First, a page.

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Peggy Chin

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Walk To Run

In January 2005, I signed up for the LA Marathon. Two months later, I completed the LA Marathon. I am not a runner by any means. At the time, my run training primarily consisted of sprinting up and down the basketball court 2-3 times a week for 40 minute games.

My naivety thought it a good idea to run 26.2 miles with only four weeks of training. The accomplishment of finishing the run and receiving my first medal did not outweigh the weeks of recovery that I endured afterwards: unimaginable muscle pain in every part of my body in every movement I made, blisters on the bottom of my feet that burned with every step I took and poor pinky toes bruised and battered from the repetitive pounding over the nearly 5 hours of running I lasted through.

In the ten plus years since I ran my first marathon, I have successfully completed a number of other endurance events, with adequate training. During this time, I have been relatively pain- and injury-free with the exception of an Achilles injury from overtraining on my bike.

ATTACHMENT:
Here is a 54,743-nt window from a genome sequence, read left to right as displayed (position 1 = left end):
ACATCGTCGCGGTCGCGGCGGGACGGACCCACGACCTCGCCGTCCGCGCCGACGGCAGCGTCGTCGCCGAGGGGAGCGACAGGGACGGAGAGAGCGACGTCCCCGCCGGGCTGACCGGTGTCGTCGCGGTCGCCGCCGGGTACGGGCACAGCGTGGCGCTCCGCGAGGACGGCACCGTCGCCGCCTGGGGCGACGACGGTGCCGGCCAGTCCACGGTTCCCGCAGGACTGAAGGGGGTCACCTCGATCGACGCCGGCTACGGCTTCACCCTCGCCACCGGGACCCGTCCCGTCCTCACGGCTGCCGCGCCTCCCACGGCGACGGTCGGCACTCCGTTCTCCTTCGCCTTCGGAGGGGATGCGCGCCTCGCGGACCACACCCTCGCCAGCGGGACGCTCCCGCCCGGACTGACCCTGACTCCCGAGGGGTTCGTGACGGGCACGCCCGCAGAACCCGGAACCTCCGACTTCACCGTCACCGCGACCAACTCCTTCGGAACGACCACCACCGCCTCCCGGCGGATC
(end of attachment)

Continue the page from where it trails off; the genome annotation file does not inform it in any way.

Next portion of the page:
Fit First, Run Later?

A few weeks ago, I attended a seminar on the Science of Running Medicine. One comment made during that weekend really stood out to me:

You have to be fit to run, you should not run to get fit.

I mulled over that statement for a while, thinking back to my first running experience. When I first began to run, I had little knowledge of anatomy, physiology or biomechanics. Today, I cringe when I hear people jumping into intense activities without building a foundation first.

However, not being fit should not be a reason to avoid starting a running program. There are plenty of resources and tools on the internet to start you on your way to endurance heaven, but it truly takes time to work up to 26.2 miles.

3 Tips to Get Your Run Game Started For The New Year

  1. Begin with a walking program if you’re a first-time runner and haven’t been active for a while. It is best to build up your mileage slowly before committing to a run and potentially injuring yourself in the process.
  2. Progress slowly from walk to walk/jog after you have adequately spent time building a walking base at a brisk pace.
  3. When ready, switch to longer jog times and alternate with shorter walk breaks.

Commit to the Process

Training for your run game is a process, not a race. By working on your foundation, you can build a better base to help you reach future goals, relatively pain and injury-free.